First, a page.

Never gonna give you up:
ACCC takes TPG to High Court


news The Australian Competition and Consumer Commission this morning flagged plans to appeal a bruising legal loss against TPG, with the regulator continuing to push its case that TPG’s ‘unlimited’ ADSL and telephone bundle advertisements were misleading.

The long-running case was first filed by the Australian Competition and Consumer Commission (ACCC) in December 2010, with the regulator claiming TPG’s $29.95 ‘Unlimited’ ADSL2+ plan actually cost a great deal more. TPG subsequently dumped the plan, replacing it with a $69.99 offering. In November 2011, Justice Bernard Murphy found advertisements for the plan misleading and eventually settled on a $2 million fine allocated to TPG in the case.

When the case was kicked off, TPG made the following statement: “TPG is disappointed with the ACCC’s decision to bring proceedings against it in relation to our award winning $29.99 Unlimited broadband plan which is available when bundled with line rental at $30 per month. This plan continues TPG’s value leading services and has been very well supported by customers across the country. TPG believes that our advertising clearly and properly represents the costs involved and we will be defending the proceedings.”

However, late last year, the full Federal Court allowed TPG’s appeal in the case, ruling that Justice Murphy erred in applying the legal test of whether the advertisements misrepresented the offer and also erred by not giving appropriate consideration of consumers’ knowledge relating to bundling practices and set up charges.

The court did uphold Murphy’s decision relating to TPG’s first initial TV advertisments of the plan, and did uphold some findings regarding website and newspaper advertisements. That section of the Trade Practices Act relates to the way pricing is advertised. However, in the full judgement in late December, available online here, the Federal Court made it clear that revised TPG television, and initial and revised radio, print, public transport and online advertisements published by TPG of the $29.99 plans were not misleading.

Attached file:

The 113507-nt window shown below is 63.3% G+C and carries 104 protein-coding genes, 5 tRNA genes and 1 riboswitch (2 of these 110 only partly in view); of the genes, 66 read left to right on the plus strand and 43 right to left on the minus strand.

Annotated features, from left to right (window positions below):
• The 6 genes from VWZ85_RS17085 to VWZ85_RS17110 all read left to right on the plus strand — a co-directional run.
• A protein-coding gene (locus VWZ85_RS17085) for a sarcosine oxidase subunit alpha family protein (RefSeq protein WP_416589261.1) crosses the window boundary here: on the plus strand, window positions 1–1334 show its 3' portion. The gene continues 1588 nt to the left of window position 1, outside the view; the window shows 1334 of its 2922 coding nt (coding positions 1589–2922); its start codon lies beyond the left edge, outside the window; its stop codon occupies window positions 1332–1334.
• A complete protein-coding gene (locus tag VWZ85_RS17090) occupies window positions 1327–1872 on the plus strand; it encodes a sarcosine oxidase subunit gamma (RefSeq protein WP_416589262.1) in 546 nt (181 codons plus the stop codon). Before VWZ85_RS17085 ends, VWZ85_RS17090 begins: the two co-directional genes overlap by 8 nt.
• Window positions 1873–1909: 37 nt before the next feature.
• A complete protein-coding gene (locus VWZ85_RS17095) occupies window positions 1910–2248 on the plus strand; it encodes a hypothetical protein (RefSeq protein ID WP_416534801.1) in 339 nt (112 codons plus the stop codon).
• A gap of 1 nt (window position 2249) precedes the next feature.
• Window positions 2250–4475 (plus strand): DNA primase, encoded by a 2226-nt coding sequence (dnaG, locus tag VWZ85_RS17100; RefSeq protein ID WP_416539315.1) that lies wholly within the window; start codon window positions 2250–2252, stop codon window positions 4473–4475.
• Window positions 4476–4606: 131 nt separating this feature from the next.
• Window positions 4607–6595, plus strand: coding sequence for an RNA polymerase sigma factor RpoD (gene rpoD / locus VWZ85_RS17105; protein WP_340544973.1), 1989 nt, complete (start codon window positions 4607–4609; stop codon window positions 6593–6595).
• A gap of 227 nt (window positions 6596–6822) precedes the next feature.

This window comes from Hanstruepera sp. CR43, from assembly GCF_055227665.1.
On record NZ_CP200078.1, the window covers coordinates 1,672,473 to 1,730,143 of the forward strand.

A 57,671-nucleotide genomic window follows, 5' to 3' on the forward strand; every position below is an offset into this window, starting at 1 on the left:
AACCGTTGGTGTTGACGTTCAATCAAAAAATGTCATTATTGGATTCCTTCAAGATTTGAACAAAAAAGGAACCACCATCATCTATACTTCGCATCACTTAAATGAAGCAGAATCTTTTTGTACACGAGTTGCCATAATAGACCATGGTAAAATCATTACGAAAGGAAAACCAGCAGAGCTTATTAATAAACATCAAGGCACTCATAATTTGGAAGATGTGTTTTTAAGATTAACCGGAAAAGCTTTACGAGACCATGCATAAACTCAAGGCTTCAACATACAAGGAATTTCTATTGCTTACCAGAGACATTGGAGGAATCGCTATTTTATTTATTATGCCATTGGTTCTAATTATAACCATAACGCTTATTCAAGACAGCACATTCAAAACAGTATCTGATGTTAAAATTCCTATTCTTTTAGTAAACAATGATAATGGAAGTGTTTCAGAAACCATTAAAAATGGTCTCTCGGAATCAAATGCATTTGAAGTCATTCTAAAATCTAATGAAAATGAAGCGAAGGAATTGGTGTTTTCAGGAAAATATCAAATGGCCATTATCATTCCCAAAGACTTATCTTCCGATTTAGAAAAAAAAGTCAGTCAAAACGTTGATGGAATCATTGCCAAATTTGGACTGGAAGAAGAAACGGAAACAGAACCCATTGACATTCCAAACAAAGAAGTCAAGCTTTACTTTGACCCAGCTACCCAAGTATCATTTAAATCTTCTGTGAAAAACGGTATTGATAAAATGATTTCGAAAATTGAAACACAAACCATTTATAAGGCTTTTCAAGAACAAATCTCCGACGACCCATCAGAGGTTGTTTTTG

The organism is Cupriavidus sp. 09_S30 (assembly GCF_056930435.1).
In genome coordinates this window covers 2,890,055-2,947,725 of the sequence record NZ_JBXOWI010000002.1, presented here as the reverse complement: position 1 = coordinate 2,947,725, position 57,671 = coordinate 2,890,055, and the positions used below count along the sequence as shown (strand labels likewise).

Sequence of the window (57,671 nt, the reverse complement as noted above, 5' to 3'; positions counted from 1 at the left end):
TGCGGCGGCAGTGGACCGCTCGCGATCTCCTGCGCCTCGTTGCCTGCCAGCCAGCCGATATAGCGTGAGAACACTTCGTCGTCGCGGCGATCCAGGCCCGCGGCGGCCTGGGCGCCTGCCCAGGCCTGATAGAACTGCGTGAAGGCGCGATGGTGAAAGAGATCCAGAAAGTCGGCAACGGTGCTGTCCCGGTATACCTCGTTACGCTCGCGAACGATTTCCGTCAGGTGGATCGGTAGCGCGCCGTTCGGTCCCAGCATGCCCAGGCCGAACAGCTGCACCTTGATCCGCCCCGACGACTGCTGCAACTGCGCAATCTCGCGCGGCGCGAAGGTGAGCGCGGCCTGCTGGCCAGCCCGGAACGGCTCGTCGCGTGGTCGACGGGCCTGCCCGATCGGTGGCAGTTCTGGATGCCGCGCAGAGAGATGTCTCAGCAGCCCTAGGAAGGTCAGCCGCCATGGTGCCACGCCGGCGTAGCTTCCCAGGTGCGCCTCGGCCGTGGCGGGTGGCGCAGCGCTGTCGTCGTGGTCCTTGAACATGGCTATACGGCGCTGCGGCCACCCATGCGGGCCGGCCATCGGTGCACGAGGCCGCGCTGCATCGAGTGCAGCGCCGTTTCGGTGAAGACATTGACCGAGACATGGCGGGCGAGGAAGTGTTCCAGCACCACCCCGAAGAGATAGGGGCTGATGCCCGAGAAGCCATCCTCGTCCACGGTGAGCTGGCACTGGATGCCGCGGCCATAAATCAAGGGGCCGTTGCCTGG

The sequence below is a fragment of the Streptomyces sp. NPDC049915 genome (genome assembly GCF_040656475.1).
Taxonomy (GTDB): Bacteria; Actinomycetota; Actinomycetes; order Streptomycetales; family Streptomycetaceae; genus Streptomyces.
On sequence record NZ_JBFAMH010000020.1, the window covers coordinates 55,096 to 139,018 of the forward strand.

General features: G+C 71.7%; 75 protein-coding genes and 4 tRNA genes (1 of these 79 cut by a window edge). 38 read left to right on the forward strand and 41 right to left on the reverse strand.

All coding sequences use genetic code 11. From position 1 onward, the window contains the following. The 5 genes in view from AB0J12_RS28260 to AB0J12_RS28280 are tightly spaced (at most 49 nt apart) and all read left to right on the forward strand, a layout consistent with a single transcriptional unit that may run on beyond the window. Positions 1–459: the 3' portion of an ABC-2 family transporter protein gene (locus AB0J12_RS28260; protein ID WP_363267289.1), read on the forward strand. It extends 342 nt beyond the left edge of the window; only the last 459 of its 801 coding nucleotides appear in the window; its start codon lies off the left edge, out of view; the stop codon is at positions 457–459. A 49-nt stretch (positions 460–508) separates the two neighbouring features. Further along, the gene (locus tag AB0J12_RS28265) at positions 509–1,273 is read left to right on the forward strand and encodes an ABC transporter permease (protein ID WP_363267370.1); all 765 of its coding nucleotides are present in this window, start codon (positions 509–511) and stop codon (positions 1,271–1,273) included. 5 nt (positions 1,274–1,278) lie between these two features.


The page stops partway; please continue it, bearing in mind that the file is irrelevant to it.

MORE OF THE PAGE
This morning, the ACCC issued a brief statement noting that despite its almost comprehensive loss in the Federal Court late last year, it planned to continue attempting to hold TPG to account in the case. “The ACCC is seeking special leave to appeal to the High Court in relation to the Full Court’s findings on both liability and penalty,” the regulator said. TPG has not issued a statement in response.

Frankly, I consider this to be a poor move on the ACCC’s part. I’ve consistently stated, and I think most people agree with me at this point, that the ACCC is pushing way too hard with this one — in fact, the regulator is basically attempting to push a weak case uphill.

If you read the various judgments which have been handed down so far in this case, you will speedily come to the conclusion that it is the most recent judgment handed down by the full Federal Court in late 2012 that is the far more nuanced and comprehensive one. As in many Federal Court actions, the single judge who initially examined this case didn’t go into as much detail and nuance as would be ideal. The more recent judgement correctly rectified this situation, in my opinion, and clearly identified where TPG had stepped slightly over the bounds of propriety with its advertisements and where it had not. It made a great deal of sense to me.

The result was that the ACCC got its nose bloodied last year. Now, with its decision to appeal the case to the High Court, the ACCC is likely to make its own situation even worse. I believe it extremely unlikely that the High Court would overturn the very sensible judgement of the full Federal Court.

To be honest, we’ve seen quite a few of these moves from the ACCC in recent times when it comes to legal action. I’m not sure yet whether or not its court case against HP for misleading consumers about warranties is justified, but I didn’t approve of the way the regular rubber-stamped the uncompetitive $800 million deal Optus has signed with NBN Co, and I also didn’t approve of the way the regulator targeted Apple over the use of ‘4G’ in the iPad line it released in mid-2012, given that there is very little evidence any consumers were injured by the move, and the fine imposed by the court was tiny by Apple’s standards. Plus, Apple had already offered to reimburse any consumers who had felt unsatisfied with its products.